Sunday, October 26, 2014

Day 1776

When I arrived at the gym this afternoon, there was a big sign at the reception desk that said "Pool Closed Until Further Notice." My paranoid mind immediately made the assumption that this must have something to do with Ebola. In all likelihood, the pool had just developed a leak. It doesn't matter anyway, since I never use the pool. Swimming might actually be better for my shoulder than what I'm doing now, but it's too much trouble to get a locker and change. The place was pretty empty this afternoon, but that didn't mean anything at all. The gym is always empty on Sunday afternoons.

On my way home I listened to a Ted Talk on the radio where a geneticist talked about human evolution. It was fascinating. I was surprised to learn that although Homo sapiens have been around for several hundred thousand years, modern day humans are only about 60,000 years old. That's pretty young, considering how long crocodiles have been around. According to this geneticist, the human race almost went extinct when the ice age coincided with the eruption of a huge supervolcano in Indonesia about 70,000 years ago. The explosion dimmed the sun for six years, disrupted seasonal rains and almost killed off the human race. With fewer than 2000 people left on the planet, evolution kicked into high gear, forcing humans to either adapt or die. The remaining humans left their home in Africa, searching for a more hospitable climate. They invented language as we know it today. They developed agriculture and other ways to improve their survival odds, and spread across the world in less than 10,000 years. All this information was just the prelude to the main event, however. The guys main point was that he thinks that evolution has kicked into high gear again and in less than 500 years we will change into a completely different species. We are being asked to process more information in a single day now than we used to process in a year. Our current brains can't handle the load and they are trying to adapt, just like the first humans were forced to adapt to a cataclysmic change in climate. Some of the science in this Ted Talk went over my head, but it caught my attention when the explosion of autism in children and many other modern day disorders were explained as explorations on a DNA level as the evolutionary process tries to arrive at whatever comes next. Of course none of this may be true, but it is still fascinating. Your great, great grandchildren might not even be human. I've always thought that people who worry about the glaciers melting are thinking way too small. The earth is 4 billion years old. If we're really only 60,000 years old, I'm sure the earth has a way to deal with us. Maybe we won't destroy the planet after all. Maybe the planet will change us.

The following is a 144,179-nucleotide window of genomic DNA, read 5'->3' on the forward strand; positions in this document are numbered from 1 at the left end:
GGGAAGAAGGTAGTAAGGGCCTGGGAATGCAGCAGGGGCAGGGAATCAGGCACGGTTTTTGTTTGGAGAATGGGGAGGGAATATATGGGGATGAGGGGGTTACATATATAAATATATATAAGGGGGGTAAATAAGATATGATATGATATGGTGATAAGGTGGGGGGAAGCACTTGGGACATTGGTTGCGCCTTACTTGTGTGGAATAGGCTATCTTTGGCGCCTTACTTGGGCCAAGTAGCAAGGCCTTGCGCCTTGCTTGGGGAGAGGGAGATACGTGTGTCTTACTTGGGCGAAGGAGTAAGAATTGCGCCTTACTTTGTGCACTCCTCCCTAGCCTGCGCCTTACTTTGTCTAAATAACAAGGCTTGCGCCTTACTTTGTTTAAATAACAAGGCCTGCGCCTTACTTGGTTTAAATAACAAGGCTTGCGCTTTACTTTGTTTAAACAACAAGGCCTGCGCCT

I think I'll go vote tomorrow. I'm not sure where the early voting place is, but it should be easy to find. I've become a fan of early voting in recent years. It's so much more convenient that waiting in line on election day. The early voting locations all seem to have the latest touch screen voting machines too. When I vote at my local precinct on election day, I get a paper ballot where I have to mark a lot of little circles with a #2 pencil. The type on the ballot is very small and when I forget my reading glasses, I don't know what is going on.

We've finally come up with costumes for the Halloween party at our dog training class this Wednesday. Janet is sewing them together now. No, the costumes aren't for us. They are for the dogs.

Pearl is today's Dalmatian of the Day
Watch of the Day

1 comment:

  1. Interesting theory about us changing into something else. Not sure about that.